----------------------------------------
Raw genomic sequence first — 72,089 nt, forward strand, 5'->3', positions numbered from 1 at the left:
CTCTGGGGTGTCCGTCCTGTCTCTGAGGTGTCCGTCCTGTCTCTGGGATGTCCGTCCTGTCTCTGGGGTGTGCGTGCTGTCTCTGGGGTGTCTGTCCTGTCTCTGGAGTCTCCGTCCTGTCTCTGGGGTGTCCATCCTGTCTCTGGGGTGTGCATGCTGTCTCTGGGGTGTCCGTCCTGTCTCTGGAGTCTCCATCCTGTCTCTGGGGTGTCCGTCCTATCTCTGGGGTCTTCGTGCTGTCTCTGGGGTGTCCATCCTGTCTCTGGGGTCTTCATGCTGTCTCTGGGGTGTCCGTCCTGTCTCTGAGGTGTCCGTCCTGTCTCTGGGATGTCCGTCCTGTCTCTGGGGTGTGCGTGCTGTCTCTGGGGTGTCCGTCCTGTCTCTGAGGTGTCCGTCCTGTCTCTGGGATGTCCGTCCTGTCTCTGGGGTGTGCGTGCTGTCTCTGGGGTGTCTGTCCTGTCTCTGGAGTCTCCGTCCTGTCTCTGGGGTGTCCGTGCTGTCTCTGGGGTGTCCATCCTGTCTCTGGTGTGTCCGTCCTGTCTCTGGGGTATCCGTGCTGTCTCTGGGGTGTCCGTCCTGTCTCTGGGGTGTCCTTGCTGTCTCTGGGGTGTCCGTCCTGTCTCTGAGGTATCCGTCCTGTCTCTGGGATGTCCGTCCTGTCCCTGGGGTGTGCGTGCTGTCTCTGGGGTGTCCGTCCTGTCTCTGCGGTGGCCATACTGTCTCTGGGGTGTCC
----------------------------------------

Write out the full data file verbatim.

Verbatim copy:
Raw genomic sequence first — 72,089 nt, forward strand, 5'->3', positions numbered from 1 at the left:
CTCTGGGGTGTCCGTCCTGTCTCTGAGGTGTCCGTCCTGTCTCTGGGATGTCCGTCCTGTCTCTGGGGTGTGCGTGCTGTCTCTGGGGTGTCTGTCCTGTCTCTGGAGTCTCCGTCCTGTCTCTGGGGTGTCCATCCTGTCTCTGGGGTGTGCATGCTGTCTCTGGGGTGTCCGTCCTGTCTCTGGAGTCTCCATCCTGTCTCTGGGGTGTCCGTCCTATCTCTGGGGTCTTCGTGCTGTCTCTGGGGTGTCCATCCTGTCTCTGGGGTCTTCATGCTGTCTCTGGGGTGTCCGTCCTGTCTCTGAGGTGTCCGTCCTGTCTCTGGGATGTCCGTCCTGTCTCTGGGGTGTGCGTGCTGTCTCTGGGGTGTCCGTCCTGTCTCTGAGGTGTCCGTCCTGTCTCTGGGATGTCCGTCCTGTCTCTGGGGTGTGCGTGCTGTCTCTGGGGTGTCTGTCCTGTCTCTGGAGTCTCCGTCCTGTCTCTGGGGTGTCCGTGCTGTCTCTGGGGTGTCCATCCTGTCTCTGGTGTGTCCGTCCTGTCTCTGGGGTATCCGTGCTGTCTCTGGGGTGTCCGTCCTGTCTCTGGGGTGTCCTTGCTGTCTCTGGGGTGTCCGTCCTGTCTCTGAGGTATCCGTCCTGTCTCTGGGATGTCCGTCCTGTCCCTGGGGTGTGCGTGCTGTCTCTGGGGTGTCCGTCCTGTCTCTGCGGTGGCCATACTGTCTCTGGGGTGTCC